Tuesday, July 02, 2002


I go to Wrigley on Thursday, June 27th.

I have been putting off describing Wrigley Field in Chicago because I can't. I think Steinbeck could describe it in an essay and almost get it. Shakespeare could write a poem about the park and David Lee Roth could lay it down and make it feel like a real woman.

I went with a father and son who both professed to be White Sox fans since they lived a portion of their lives in the southside of Chicago. Wrigley is in the northside of Chicago but they appreciate the desire to spend an afternoon at Wrigley. It was nice to spend the afternoon with two people who appreciate that sitting in a ballpark is a relaxing way to spend your time. No forced recreation out of those two.

We walked about a mile from our car to the ballpark. The streets are lined with trees and very narrow multi-storied houses. Each lot is very tiny and is valued at around a million dollars, I was told. On every block is a restaurant that looks like it could be exceptional. On every block is a bar that looks like it could be a great hang out. Running parallel to our path is the EL that does run, as Elwood said to Jake, "so often you won't notice."

Unlike most stadiums Wigley doesn't dominate the neighborhood. It's part of the neighborhood. The only hint that we were approaching a baseball park is that foot traffic increased and I started to see "Welcome Cubs' Fans" signs in the windows of bars and merchandising stands magically appeared. Then we walked up to an intersection and there it was right across the street like it has been since the early stages of World War I.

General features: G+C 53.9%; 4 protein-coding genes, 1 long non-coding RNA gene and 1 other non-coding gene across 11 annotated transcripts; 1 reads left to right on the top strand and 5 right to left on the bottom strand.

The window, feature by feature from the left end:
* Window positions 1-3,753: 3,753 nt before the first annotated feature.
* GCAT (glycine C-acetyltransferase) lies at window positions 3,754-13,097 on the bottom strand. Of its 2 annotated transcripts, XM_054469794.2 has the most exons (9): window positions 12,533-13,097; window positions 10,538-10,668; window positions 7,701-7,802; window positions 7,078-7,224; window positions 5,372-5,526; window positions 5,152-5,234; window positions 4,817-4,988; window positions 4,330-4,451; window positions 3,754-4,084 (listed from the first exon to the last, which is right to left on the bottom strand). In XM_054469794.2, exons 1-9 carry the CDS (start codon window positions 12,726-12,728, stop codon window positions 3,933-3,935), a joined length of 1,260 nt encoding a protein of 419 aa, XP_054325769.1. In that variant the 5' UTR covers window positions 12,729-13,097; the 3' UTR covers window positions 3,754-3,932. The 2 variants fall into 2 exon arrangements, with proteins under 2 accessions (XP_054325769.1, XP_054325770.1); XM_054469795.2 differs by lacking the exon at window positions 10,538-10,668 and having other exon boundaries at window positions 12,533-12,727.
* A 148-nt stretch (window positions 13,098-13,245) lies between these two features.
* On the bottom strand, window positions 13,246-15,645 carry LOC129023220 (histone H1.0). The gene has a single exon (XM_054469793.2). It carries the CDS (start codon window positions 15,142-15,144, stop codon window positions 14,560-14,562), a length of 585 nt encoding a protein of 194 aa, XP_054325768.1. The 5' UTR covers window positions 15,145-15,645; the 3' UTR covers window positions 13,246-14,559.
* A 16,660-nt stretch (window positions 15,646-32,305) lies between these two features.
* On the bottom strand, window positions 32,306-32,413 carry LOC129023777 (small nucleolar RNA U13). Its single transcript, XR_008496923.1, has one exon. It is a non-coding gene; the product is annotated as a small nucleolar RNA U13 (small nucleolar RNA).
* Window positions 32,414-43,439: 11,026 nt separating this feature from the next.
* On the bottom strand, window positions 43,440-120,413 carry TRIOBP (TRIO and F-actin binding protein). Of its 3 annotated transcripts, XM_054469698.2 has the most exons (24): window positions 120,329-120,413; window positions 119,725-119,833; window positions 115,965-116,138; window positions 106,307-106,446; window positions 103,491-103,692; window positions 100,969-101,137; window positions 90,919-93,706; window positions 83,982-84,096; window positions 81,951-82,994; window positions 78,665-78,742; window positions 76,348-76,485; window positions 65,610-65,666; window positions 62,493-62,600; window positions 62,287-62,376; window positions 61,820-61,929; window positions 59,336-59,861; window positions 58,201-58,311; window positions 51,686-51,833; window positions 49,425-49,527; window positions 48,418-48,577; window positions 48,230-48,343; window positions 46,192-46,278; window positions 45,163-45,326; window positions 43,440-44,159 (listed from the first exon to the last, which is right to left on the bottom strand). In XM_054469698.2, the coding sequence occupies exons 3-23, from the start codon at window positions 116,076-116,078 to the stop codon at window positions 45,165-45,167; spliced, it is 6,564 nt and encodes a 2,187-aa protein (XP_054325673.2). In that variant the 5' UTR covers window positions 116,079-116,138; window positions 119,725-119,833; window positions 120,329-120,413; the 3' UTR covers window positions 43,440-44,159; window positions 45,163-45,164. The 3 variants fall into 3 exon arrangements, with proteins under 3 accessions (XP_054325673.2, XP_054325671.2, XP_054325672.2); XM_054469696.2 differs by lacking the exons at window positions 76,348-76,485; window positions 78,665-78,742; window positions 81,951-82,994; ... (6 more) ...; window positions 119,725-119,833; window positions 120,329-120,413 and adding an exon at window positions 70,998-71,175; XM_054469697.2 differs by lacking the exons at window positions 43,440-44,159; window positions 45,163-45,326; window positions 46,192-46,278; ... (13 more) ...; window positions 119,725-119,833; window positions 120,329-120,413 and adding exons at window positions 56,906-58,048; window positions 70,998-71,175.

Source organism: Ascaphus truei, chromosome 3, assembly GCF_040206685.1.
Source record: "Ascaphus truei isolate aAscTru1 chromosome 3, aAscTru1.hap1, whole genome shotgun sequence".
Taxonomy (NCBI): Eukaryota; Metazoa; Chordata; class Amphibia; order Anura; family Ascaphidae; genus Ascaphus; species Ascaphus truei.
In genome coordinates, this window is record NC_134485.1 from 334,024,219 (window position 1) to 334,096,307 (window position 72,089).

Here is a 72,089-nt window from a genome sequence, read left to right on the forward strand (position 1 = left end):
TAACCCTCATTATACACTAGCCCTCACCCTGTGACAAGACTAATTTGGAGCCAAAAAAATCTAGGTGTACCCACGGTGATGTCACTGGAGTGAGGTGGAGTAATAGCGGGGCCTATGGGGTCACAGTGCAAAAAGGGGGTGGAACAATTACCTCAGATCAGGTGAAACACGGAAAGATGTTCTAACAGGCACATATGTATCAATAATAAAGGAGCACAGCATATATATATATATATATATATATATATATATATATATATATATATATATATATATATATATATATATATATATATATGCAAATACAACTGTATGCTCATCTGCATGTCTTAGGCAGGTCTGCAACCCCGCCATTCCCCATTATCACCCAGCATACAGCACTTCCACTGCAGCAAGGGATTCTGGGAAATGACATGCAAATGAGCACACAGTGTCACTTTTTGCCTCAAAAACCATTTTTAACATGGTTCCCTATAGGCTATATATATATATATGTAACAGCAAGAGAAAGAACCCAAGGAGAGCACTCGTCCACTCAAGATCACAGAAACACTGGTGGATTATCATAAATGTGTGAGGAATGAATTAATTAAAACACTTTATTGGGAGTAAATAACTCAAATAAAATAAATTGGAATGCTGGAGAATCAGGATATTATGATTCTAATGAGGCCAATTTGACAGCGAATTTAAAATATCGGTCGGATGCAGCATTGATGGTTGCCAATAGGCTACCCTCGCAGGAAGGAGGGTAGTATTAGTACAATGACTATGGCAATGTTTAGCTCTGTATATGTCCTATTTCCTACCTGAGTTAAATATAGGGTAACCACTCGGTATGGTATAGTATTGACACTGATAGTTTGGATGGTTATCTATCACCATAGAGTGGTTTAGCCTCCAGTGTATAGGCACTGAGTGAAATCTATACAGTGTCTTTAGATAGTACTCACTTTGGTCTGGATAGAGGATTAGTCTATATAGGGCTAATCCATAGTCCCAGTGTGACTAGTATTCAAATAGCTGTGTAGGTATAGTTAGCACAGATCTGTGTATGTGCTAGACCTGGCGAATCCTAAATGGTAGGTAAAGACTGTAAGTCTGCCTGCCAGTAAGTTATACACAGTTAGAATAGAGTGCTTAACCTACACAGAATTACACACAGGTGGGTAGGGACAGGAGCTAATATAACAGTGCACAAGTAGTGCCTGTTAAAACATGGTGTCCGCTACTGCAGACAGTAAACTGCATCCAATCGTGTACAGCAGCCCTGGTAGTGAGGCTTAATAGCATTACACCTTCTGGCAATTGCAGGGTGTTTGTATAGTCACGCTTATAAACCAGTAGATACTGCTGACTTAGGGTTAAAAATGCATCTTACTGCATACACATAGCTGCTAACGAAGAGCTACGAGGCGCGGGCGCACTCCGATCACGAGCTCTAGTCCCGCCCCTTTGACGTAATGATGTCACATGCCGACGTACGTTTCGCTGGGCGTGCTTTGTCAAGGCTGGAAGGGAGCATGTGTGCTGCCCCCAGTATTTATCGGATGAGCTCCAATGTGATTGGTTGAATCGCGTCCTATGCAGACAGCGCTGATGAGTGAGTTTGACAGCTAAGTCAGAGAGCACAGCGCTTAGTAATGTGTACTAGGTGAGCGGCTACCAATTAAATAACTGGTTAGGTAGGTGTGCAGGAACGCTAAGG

Our seats were near the edge of upper deck on the left field side of the field. Initially I was disppointed that we had to sit so high up but from where we were sitting we could see the whole ballfield and the Waveland Ave which runs outside the leftfield wall. It's the first time I have been inside an arena and could hear and see what was going on outside the park. We were facing the east and I could see a distant chunk of Lake Michigan which changed color throughout the day as the cloud cover moved through. The El which runs parallel to the rightfield wall ran all day. I could look down at the bleacher bums, I could look behind and look west across the city, I could see the people sitting in the bleachers on the apartments to my left, I could see the manually operated scoreboard in left field, I saw Sammy Sosa sprint out to right field in the top of the first to a standing and roaring ovation from fans in the bleachers, I saw Sammy hit a monster dinger into left-center that would have left the whole stadium if the wind hadn't been blowing in, I saw Moises Alou make a great play off the wall in front of me in left, nailing the runner at second, I had some peanuts, we followed the White Sox score, sang take me out to the ball game, climbed down to field level to piss, saved the cup that I drank coke out of, got a Cubs Pez dispenser, bought a hat outside the stadium, took a bunch of pictures and marvelled that every spot in the stadium I stood in was worth a good look. The whole place was interesting, even the urinals.

It's a goddamn fairy land. It doesn't really exist and a major league park of this type can really never exist again. Nostalgia and functionality like this cannot be manufactured. Tiger Stadium sits deserted and the demise of Wrigley was actually seriously contemplated as was the desertion of Fenway. Money has always been king. The destruction of what is treasured isn't going away and someday Wrigley will fall but it just makes me feel good that it's there right now being used and loved. It reminds me of what Tom said about Dylan when I asked Tom to go see Bob with me and some friends. First he said, hell no. I axed why. He said he just feels better knowing Dylan is touring and in town.

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